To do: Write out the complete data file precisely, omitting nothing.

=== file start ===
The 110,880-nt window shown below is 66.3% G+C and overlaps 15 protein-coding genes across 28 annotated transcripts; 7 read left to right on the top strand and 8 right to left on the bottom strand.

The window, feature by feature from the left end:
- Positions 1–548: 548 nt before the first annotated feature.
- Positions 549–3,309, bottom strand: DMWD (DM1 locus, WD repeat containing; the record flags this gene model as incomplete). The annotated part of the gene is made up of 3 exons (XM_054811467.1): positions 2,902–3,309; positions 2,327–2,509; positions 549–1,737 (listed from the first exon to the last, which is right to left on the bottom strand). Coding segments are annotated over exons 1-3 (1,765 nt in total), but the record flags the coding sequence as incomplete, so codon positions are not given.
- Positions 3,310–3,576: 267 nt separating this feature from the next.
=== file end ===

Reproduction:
The 110,880-nt window shown below is 66.3% G+C and overlaps 15 protein-coding genes across 28 annotated transcripts; 7 read left to right on the top strand and 8 right to left on the bottom strand.

The window, feature by feature from the left end:
- Positions 1–548: 548 nt before the first annotated feature.
- Positions 549–3,309, bottom strand: DMWD (DM1 locus, WD repeat containing; the record flags this gene model as incomplete). The annotated part of the gene is made up of 3 exons (XM_054811467.1): positions 2,902–3,309; positions 2,327–2,509; positions 549–1,737 (listed from the first exon to the last, which is right to left on the bottom strand). Coding segments are annotated over exons 1-3 (1,765 nt in total), but the record flags the coding sequence as incomplete, so codon positions are not given.
- Positions 3,310–3,576: 267 nt separating this feature from the next.